Georgia’s top elections official certified Joe Biden’s historic victory in the traditionally deep-red state on Friday, dealing a major blow to President Trump’s desperate attempt to overturn the results of the 2020 election.
Secretary of State Brad Raffensperger, a Republican, said he made Biden’s win official after a hand recount of the vote affirmed this week that the Democrat’s razor-thin lead over Trump was “true and correct.”
“I live by the motto that numbers don’t lie,” said Raffensperger, who has become a political punching bag for Trump-loyal Republicans who are defending the president’s unprecedented refusal to concede the election. “The numbers reflect the verdict of the people, not a decision by the secretary of state’s office or of courts or of either campaign.”
The hand count, which took place over the course of this week, confirmed Biden won the state by more than 12,000 votes out of about 5 million cast, according to data from Raffensperger’s office. Biden is the first Democratic presidential candidate to win Georgia since Bill Clinton in 1992.
With Raffensperger’s certification in the books, the results now head to Republican Gov. Brian Kemp, who has until 5 p.m. Saturday to name the electors who will represent the state when the Electoral College meets on Dec. 14.
Trump’s campaign has the opportunity to request another recount in Georgia due to the tight margin. That request must be filed within two business days of certification.
Trump, who maintains without evidence that Democrats rigged the Nov. 3 election against him, has sought to put public pressure on Kemp and Raffensperger to refrain from certifying the results. It’s unlikely that Kemp will attempt to override Raffensperger’s decree, though the governor has stayed conspicuously tight-lipped on the matter.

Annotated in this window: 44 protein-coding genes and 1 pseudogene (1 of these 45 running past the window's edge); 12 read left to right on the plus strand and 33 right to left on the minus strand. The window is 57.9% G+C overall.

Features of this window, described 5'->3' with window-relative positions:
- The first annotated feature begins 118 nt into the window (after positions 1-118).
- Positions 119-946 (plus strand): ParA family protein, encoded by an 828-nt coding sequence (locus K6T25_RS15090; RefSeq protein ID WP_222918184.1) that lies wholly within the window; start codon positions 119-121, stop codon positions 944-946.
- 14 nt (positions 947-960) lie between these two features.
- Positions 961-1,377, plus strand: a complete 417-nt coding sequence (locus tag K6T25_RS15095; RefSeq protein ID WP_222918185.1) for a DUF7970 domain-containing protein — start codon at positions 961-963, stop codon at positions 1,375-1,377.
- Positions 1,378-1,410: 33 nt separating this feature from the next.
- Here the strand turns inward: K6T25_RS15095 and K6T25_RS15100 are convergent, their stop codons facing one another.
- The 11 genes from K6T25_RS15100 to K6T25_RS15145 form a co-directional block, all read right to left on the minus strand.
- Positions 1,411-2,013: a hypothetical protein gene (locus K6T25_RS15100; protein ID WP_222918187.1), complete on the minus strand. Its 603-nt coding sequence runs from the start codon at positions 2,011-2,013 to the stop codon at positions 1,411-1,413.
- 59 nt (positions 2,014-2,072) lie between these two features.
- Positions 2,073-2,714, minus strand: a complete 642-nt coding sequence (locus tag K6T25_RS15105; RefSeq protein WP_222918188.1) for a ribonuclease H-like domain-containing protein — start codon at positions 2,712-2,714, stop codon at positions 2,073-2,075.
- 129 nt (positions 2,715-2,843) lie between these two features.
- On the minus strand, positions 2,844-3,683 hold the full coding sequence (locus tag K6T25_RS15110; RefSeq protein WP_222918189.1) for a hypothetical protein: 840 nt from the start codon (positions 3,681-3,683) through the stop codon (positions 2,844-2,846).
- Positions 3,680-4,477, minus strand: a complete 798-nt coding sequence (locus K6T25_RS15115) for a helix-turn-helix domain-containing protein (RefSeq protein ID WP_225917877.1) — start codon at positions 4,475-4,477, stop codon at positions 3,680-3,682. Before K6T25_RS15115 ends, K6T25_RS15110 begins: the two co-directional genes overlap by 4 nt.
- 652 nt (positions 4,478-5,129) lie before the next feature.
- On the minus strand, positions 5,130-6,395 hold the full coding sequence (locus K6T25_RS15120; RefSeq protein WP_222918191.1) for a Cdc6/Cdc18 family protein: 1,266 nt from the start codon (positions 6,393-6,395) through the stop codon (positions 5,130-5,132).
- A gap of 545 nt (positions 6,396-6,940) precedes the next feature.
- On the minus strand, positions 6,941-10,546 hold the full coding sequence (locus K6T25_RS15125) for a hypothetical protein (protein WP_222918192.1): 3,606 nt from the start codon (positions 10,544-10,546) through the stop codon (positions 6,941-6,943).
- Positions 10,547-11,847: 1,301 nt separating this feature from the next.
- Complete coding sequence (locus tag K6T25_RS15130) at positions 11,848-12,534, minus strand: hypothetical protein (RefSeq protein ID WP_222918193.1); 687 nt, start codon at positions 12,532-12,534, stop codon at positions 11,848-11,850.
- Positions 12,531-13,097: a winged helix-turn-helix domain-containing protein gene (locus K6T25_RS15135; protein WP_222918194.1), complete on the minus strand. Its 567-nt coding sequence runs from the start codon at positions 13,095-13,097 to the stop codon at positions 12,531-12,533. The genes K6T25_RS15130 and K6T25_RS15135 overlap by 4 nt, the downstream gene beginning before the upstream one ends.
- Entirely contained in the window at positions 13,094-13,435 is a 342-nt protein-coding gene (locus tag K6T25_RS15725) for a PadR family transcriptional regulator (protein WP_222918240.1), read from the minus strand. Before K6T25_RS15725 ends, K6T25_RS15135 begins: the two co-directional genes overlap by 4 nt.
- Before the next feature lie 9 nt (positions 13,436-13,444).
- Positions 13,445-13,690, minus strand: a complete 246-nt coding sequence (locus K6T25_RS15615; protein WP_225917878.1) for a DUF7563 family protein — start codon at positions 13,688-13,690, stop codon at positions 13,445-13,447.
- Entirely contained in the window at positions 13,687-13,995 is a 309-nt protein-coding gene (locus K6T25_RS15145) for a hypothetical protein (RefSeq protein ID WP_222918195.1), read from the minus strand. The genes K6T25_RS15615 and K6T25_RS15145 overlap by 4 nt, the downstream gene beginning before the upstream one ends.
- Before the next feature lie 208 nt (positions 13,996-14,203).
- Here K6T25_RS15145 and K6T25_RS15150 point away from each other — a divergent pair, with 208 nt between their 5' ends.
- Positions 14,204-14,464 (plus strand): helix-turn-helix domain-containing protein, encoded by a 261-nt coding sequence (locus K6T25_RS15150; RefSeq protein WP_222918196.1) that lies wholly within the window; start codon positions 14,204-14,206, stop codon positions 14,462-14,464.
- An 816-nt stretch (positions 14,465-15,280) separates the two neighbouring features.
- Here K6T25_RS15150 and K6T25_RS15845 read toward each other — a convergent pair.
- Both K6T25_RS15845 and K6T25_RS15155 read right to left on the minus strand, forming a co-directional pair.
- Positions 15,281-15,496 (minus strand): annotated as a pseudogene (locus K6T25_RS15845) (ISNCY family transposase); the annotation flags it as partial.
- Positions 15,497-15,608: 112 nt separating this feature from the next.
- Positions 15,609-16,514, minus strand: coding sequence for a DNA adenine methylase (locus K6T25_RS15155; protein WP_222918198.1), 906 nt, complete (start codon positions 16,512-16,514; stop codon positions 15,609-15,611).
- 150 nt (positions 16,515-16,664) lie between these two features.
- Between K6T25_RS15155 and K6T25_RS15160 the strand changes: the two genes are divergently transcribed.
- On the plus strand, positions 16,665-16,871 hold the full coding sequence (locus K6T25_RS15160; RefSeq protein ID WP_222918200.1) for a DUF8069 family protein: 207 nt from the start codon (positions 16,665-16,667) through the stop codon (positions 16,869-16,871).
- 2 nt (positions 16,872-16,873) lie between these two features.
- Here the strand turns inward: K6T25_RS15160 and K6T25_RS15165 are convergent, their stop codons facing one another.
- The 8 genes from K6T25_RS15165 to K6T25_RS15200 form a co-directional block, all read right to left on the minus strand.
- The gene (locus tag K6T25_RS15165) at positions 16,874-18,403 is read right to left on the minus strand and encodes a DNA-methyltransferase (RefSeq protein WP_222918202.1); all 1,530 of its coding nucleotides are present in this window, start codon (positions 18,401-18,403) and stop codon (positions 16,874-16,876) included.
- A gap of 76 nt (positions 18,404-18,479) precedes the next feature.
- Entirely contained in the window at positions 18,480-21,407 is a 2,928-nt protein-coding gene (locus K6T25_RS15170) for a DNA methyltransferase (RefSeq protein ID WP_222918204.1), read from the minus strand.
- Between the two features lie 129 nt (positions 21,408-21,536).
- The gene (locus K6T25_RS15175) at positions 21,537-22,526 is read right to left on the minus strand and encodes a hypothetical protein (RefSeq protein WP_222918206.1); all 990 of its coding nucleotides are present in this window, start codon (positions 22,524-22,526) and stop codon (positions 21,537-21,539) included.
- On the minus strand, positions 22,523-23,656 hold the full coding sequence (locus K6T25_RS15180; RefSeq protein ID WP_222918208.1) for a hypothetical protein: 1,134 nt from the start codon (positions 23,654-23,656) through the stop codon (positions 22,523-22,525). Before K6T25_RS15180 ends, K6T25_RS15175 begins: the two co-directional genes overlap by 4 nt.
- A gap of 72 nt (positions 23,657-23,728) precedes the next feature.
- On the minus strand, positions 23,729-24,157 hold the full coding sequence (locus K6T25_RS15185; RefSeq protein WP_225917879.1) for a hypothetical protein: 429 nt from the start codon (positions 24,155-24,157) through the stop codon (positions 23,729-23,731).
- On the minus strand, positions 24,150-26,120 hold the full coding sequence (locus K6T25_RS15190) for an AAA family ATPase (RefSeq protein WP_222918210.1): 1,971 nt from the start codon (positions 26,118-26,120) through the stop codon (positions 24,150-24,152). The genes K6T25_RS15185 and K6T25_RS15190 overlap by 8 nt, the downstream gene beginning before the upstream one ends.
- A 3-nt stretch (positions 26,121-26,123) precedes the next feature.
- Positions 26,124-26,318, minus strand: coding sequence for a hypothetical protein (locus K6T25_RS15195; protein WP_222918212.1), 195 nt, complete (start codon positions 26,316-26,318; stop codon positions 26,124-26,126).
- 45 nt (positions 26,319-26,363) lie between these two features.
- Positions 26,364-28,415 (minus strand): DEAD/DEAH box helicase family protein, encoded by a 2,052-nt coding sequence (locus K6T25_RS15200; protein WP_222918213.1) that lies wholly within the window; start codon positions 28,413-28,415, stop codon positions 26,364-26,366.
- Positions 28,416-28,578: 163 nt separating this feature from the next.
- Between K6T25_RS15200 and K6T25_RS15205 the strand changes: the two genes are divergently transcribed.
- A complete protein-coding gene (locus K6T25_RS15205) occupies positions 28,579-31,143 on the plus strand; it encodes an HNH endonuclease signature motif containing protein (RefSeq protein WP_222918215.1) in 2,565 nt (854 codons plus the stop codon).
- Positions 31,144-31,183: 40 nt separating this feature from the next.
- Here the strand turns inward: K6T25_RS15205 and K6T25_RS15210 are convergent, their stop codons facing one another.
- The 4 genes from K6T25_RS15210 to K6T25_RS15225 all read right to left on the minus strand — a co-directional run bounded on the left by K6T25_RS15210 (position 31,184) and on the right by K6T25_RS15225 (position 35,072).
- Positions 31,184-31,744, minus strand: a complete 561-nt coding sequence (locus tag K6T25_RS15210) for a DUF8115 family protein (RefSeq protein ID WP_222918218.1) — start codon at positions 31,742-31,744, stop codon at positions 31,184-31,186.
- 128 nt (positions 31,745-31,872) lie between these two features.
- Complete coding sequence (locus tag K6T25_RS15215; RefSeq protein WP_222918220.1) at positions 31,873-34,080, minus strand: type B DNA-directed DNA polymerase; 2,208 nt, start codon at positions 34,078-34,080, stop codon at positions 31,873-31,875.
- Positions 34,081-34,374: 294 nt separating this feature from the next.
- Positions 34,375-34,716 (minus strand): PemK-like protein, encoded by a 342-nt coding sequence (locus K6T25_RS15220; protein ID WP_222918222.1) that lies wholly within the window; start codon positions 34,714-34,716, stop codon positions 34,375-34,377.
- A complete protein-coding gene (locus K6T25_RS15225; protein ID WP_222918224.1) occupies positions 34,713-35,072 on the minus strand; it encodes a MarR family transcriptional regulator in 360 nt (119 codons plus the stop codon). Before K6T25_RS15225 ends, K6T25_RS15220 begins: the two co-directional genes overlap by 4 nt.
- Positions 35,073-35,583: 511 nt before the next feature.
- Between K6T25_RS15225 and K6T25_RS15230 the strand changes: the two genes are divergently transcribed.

In a parallel effort that critics say borders on treasonous, Trump is asking Republican legislators from Michigan and other Biden-won battleground states to subvert the will of the voters and certify him as the winner ahead of the Electoral College meeting. Trump’s campaign, meanwhile, is engaging in a string of baseless court battles to invalidate millions of votes cast for Biden.
Raffensperger described himself as a “proud Trump supporter,” but said certifying Biden’s victory is a decision that should transcend politics.
“Like other Republicans, I’m disappointed our candidate didn’t win,” Raffensperger told reporters at the state capitol in Atlanta. “(But) as secretary of state, I believe that the number we present today are correct.”
The win awards Biden 16 Electoral College votes.
That puts Biden’s total Electoral College count at 306 while Trump trails far behind with 232. When Trump beat Hillary Clinton by a similar margin in the 2016 election, he called his victory a “landslide.”
Biden ultimately didn’t need Georgia to win the presidency, as only 270 Electoral College votes are required to clinch the election, but the Peach State prize expands his margin and makes Trump’s various legal and technical efforts to overturn the election all but implausible.